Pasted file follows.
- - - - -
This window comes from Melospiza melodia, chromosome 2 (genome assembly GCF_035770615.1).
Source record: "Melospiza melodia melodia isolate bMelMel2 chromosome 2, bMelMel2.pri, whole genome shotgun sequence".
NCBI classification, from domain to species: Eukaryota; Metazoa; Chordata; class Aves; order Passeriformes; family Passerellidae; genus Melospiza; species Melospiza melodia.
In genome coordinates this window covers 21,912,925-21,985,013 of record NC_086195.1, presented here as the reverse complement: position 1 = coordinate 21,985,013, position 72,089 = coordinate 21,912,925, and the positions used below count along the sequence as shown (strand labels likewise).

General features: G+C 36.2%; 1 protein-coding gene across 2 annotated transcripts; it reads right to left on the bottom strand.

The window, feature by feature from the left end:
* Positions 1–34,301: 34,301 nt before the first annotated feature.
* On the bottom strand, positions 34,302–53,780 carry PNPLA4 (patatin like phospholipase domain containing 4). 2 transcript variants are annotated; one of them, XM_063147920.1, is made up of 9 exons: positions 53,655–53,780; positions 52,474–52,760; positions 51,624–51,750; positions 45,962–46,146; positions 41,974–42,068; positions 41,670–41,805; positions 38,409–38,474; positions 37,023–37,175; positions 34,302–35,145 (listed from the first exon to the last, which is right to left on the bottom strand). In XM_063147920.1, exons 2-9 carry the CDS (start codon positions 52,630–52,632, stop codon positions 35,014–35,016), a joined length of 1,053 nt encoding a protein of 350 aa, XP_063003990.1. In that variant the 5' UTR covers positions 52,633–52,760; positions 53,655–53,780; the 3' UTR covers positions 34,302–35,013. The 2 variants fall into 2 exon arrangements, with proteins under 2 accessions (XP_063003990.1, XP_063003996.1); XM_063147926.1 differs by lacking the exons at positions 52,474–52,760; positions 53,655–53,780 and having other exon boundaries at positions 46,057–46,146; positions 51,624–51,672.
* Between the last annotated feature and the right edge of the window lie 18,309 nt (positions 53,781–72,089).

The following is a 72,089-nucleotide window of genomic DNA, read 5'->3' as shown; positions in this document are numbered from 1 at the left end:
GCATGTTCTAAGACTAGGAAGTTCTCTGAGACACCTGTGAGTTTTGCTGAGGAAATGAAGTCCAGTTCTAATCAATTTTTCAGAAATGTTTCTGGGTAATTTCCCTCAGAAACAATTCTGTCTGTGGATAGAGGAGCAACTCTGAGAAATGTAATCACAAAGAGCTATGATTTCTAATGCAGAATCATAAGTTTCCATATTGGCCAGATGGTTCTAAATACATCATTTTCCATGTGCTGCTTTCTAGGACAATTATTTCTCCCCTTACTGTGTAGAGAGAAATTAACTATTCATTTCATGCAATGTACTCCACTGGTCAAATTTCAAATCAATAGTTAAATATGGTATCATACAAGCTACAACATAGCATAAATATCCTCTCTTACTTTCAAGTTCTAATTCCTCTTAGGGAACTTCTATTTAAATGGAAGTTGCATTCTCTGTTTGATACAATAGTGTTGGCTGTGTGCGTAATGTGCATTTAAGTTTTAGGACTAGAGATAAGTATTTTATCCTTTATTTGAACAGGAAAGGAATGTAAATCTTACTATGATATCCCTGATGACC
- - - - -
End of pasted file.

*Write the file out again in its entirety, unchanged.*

This window comes from Melospiza melodia, chromosome 2 (genome assembly GCF_035770615.1).
Source record: "Melospiza melodia melodia isolate bMelMel2 chromosome 2, bMelMel2.pri, whole genome shotgun sequence".
NCBI classification, from domain to species: Eukaryota; Metazoa; Chordata; class Aves; order Passeriformes; family Passerellidae; genus Melospiza; species Melospiza melodia.
In genome coordinates this window covers 21,912,925-21,985,013 of record NC_086195.1, presented here as the reverse complement: position 1 = coordinate 21,985,013, position 72,089 = coordinate 21,912,925, and the positions used below count along the sequence as shown (strand labels likewise).

General features: G+C 36.2%; 1 protein-coding gene across 2 annotated transcripts; it reads right to left on the bottom strand.

The window, feature by feature from the left end:
* Positions 1–34,301: 34,301 nt before the first annotated feature.
* On the bottom strand, positions 34,302–53,780 carry PNPLA4 (patatin like phospholipase domain containing 4). 2 transcript variants are annotated; one of them, XM_063147920.1, is made up of 9 exons: positions 53,655–53,780; positions 52,474–52,760; positions 51,624–51,750; positions 45,962–46,146; positions 41,974–42,068; positions 41,670–41,805; positions 38,409–38,474; positions 37,023–37,175; positions 34,302–35,145 (listed from the first exon to the last, which is right to left on the bottom strand). In XM_063147920.1, exons 2-9 carry the CDS (start codon positions 52,630–52,632, stop codon positions 35,014–35,016), a joined length of 1,053 nt encoding a protein of 350 aa, XP_063003990.1. In that variant the 5' UTR covers positions 52,633–52,760; positions 53,655–53,780; the 3' UTR covers positions 34,302–35,013. The 2 variants fall into 2 exon arrangements, with proteins under 2 accessions (XP_063003990.1, XP_063003996.1); XM_063147926.1 differs by lacking the exons at positions 52,474–52,760; positions 53,655–53,780 and having other exon boundaries at positions 46,057–46,146; positions 51,624–51,672.
* Between the last annotated feature and the right edge of the window lie 18,309 nt (positions 53,781–72,089).

The following is a 72,089-nucleotide window of genomic DNA, read 5'->3' as shown; positions in this document are numbered from 1 at the left end:
GCATGTTCTAAGACTAGGAAGTTCTCTGAGACACCTGTGAGTTTTGCTGAGGAAATGAAGTCCAGTTCTAATCAATTTTTCAGAAATGTTTCTGGGTAATTTCCCTCAGAAACAATTCTGTCTGTGGATAGAGGAGCAACTCTGAGAAATGTAATCACAAAGAGCTATGATTTCTAATGCAGAATCATAAGTTTCCATATTGGCCAGATGGTTCTAAATACATCATTTTCCATGTGCTGCTTTCTAGGACAATTATTTCTCCCCTTACTGTGTAGAGAGAAATTAACTATTCATTTCATGCAATGTACTCCACTGGTCAAATTTCAAATCAATAGTTAAATATGGTATCATACAAGCTACAACATAGCATAAATATCCTCTCTTACTTTCAAGTTCTAATTCCTCTTAGGGAACTTCTATTTAAATGGAAGTTGCATTCTCTGTTTGATACAATAGTGTTGGCTGTGTGCGTAATGTGCATTTAAGTTTTAGGACTAGAGATAAGTATTTTATCCTTTATTTGAACAGGAAAGGAATGTAAATCTTACTATGATATCCCTGATGACC